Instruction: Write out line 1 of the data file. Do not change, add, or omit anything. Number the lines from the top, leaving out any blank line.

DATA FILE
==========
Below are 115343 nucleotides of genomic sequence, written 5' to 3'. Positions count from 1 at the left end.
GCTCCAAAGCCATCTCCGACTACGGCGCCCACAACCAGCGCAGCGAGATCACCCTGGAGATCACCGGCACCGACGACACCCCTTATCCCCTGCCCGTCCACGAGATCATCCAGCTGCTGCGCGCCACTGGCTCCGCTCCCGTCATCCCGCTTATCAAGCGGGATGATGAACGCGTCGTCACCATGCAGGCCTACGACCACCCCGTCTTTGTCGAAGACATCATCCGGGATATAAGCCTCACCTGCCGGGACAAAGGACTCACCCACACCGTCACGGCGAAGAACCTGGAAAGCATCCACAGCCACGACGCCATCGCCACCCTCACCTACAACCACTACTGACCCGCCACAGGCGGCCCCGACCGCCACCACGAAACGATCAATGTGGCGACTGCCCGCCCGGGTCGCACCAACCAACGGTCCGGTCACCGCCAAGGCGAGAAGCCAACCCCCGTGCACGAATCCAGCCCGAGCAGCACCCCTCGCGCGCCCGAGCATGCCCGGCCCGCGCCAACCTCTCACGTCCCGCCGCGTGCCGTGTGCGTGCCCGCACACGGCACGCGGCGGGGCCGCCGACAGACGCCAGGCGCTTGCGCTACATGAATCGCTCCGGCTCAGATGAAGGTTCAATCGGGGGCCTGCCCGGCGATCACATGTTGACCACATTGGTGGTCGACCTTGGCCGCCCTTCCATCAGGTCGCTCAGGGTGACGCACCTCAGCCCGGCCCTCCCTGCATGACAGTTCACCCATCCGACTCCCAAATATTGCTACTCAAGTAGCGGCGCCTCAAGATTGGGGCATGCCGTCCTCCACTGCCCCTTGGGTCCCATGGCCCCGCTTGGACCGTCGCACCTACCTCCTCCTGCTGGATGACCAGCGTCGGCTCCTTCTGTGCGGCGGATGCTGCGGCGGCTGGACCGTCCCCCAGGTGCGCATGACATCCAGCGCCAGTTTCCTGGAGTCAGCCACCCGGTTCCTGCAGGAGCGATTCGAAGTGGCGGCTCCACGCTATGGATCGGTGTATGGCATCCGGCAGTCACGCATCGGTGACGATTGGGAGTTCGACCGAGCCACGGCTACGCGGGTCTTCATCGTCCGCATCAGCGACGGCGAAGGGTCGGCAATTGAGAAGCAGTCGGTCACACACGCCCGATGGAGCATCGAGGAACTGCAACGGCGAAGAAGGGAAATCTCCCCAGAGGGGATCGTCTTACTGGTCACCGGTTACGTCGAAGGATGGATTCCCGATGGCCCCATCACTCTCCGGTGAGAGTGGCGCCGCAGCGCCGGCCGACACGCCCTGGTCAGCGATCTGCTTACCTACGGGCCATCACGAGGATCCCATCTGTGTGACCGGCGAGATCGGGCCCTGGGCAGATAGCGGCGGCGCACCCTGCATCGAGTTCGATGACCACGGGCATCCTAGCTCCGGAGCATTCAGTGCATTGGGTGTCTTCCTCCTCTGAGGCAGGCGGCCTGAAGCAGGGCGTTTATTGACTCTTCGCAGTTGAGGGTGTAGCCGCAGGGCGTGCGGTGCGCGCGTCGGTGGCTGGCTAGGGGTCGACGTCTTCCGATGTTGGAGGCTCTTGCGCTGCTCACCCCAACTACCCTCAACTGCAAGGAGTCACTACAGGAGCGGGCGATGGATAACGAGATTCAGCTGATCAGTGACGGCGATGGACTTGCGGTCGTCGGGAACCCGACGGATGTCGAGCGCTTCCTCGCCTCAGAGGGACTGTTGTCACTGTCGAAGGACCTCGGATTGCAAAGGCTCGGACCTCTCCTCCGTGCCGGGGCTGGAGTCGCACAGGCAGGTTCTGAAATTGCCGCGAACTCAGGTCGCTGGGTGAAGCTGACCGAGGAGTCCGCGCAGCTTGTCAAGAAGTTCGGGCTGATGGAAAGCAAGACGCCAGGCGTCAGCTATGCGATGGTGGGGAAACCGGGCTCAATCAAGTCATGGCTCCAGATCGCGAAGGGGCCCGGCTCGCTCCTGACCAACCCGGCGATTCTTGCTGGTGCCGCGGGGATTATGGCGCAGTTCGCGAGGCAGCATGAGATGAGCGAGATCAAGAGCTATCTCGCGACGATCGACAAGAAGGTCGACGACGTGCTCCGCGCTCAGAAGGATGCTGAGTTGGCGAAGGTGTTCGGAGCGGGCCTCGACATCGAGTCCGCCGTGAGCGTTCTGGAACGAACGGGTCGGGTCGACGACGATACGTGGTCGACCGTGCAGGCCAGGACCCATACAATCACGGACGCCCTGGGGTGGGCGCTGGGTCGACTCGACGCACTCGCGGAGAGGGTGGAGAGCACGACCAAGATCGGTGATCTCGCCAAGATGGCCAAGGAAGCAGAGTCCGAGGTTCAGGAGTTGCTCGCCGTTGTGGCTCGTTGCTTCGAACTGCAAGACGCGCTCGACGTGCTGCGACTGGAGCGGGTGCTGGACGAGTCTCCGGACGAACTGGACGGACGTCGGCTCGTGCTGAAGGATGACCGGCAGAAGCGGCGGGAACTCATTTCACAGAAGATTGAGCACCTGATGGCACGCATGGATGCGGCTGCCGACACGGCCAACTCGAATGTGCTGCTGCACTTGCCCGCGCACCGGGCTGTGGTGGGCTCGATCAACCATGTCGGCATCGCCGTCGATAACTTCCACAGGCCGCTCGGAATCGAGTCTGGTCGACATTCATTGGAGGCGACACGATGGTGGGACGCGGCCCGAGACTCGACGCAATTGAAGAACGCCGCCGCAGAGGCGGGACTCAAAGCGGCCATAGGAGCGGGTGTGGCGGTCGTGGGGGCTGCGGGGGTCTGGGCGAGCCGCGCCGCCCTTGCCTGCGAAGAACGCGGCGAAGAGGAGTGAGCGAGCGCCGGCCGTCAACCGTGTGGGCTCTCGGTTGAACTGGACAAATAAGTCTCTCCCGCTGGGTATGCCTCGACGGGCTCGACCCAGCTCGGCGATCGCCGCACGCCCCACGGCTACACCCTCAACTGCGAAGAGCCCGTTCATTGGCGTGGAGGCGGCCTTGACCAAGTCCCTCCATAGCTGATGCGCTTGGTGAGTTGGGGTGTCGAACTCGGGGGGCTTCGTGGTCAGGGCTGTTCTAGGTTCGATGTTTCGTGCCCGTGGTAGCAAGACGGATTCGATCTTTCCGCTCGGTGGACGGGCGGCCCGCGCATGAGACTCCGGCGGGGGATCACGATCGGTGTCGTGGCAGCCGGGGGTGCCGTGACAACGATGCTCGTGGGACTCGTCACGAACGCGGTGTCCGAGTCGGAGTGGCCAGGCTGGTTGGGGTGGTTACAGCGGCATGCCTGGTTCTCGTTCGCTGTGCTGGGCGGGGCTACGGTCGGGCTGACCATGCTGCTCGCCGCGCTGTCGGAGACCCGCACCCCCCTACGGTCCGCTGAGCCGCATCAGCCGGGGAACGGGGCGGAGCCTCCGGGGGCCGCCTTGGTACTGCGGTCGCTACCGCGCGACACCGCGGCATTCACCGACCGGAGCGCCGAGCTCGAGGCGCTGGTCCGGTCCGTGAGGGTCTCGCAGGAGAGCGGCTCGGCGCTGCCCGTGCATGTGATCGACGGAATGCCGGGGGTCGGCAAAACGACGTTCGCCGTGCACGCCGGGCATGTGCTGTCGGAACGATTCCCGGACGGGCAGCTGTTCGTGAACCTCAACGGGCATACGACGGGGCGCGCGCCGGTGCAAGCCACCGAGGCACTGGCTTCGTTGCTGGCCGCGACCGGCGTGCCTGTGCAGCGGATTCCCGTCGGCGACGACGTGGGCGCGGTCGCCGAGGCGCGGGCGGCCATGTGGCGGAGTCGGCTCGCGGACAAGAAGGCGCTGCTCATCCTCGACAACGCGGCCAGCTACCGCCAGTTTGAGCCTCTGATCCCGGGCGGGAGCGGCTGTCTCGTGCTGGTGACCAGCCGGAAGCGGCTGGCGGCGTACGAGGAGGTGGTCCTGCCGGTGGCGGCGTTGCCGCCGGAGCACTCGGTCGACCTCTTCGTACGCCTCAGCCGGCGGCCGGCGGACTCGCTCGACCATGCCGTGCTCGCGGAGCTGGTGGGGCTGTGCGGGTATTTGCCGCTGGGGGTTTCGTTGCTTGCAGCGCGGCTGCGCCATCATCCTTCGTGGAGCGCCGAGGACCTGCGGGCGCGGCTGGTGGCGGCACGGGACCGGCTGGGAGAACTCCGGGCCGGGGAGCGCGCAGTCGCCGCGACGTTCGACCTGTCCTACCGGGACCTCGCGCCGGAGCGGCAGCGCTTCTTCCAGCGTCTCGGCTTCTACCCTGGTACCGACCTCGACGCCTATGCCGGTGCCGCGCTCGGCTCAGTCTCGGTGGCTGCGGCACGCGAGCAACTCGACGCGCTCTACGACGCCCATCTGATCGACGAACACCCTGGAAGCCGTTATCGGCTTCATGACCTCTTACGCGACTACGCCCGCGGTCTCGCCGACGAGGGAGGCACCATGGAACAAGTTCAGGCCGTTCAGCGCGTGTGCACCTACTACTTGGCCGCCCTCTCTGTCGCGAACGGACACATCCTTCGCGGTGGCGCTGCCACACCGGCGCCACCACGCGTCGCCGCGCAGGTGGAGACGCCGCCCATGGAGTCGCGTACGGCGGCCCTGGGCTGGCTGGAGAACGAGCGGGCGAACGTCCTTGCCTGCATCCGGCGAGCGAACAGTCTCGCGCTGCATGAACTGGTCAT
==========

Below are 115343 nucleotides of genomic sequence, written 5' to 3'. Positions count from 1 at the left end.